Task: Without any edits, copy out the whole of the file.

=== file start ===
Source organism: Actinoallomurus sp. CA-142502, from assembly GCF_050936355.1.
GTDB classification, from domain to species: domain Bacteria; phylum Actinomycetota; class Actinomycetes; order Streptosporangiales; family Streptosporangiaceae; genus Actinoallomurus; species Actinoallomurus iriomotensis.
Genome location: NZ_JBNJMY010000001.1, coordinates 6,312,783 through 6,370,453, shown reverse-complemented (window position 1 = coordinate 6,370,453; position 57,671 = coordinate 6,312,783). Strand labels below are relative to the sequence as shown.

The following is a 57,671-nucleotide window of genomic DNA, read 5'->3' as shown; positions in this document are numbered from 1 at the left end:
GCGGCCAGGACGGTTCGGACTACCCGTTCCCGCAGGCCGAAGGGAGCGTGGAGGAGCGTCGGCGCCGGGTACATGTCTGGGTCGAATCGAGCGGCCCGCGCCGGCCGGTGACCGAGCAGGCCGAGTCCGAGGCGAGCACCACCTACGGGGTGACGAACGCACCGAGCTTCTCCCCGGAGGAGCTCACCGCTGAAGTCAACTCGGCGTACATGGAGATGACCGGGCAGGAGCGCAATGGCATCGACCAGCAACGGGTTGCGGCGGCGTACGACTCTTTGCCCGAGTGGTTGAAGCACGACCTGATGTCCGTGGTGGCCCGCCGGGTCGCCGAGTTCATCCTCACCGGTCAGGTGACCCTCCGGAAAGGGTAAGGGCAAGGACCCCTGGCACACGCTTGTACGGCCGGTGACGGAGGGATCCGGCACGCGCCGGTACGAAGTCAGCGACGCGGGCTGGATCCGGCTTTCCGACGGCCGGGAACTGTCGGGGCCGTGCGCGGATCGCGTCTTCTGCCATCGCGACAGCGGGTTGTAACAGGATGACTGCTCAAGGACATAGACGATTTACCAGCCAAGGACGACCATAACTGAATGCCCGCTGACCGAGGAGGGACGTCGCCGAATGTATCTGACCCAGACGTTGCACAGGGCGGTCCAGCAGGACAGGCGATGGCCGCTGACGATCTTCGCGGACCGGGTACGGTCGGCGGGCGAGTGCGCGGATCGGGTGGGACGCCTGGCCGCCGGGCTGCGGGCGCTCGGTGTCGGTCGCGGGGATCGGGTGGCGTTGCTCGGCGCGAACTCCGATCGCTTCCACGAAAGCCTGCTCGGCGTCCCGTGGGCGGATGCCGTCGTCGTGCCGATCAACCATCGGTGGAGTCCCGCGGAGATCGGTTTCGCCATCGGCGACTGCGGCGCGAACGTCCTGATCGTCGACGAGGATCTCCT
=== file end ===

Source organism: Actinoallomurus sp. CA-142502, from assembly GCF_050936355.1.
GTDB classification, from domain to species: domain Bacteria; phylum Actinomycetota; class Actinomycetes; order Streptosporangiales; family Streptosporangiaceae; genus Actinoallomurus; species Actinoallomurus iriomotensis.
Genome location: NZ_JBNJMY010000001.1, coordinates 6,312,783 through 6,370,453, shown reverse-complemented (window position 1 = coordinate 6,370,453; position 57,671 = coordinate 6,312,783). Strand labels below are relative to the sequence as shown.

The following is a 57,671-nucleotide window of genomic DNA, read 5'->3' as shown; positions in this document are numbered from 1 at the left end:
GCGGCCAGGACGGTTCGGACTACCCGTTCCCGCAGGCCGAAGGGAGCGTGGAGGAGCGTCGGCGCCGGGTACATGTCTGGGTCGAATCGAGCGGCCCGCGCCGGCCGGTGACCGAGCAGGCCGAGTCCGAGGCGAGCACCACCTACGGGGTGACGAACGCACCGAGCTTCTCCCCGGAGGAGCTCACCGCTGAAGTCAACTCGGCGTACATGGAGATGACCGGGCAGGAGCGCAATGGCATCGACCAGCAACGGGTTGCGGCGGCGTACGACTCTTTGCCCGAGTGGTTGAAGCACGACCTGATGTCCGTGGTGGCCCGCCGGGTCGCCGAGTTCATCCTCACCGGTCAGGTGACCCTCCGGAAAGGGTAAGGGCAAGGACCCCTGGCACACGCTTGTACGGCCGGTGACGGAGGGATCCGGCACGCGCCGGTACGAAGTCAGCGACGCGGGCTGGATCCGGCTTTCCGACGGCCGGGAACTGTCGGGGCCGTGCGCGGATCGCGTCTTCTGCCATCGCGACAGCGGGTTGTAACAGGATGACTGCTCAAGGACATAGACGATTTACCAGCCAAGGACGACCATAACTGAATGCCCGCTGACCGAGGAGGGACGTCGCCGAATGTATCTGACCCAGACGTTGCACAGGGCGGTCCAGCAGGACAGGCGATGGCCGCTGACGATCTTCGCGGACCGGGTACGGTCGGCGGGCGAGTGCGCGGATCGGGTGGGACGCCTGGCCGCCGGGCTGCGGGCGCTCGGTGTCGGTCGCGGGGATCGGGTGGCGTTGCTCGGCGCGAACTCCGATCGCTTCCACGAAAGCCTGCTCGGCGTCCCGTGGGCGGATGCCGTCGTCGTGCCGATCAACCATCGGTGGAGTCCCGCGGAGATCGGTTTCGCCATCGGCGACTGCGGCGCGAACGTCCTGATCGTCGACGAGGATCTCCT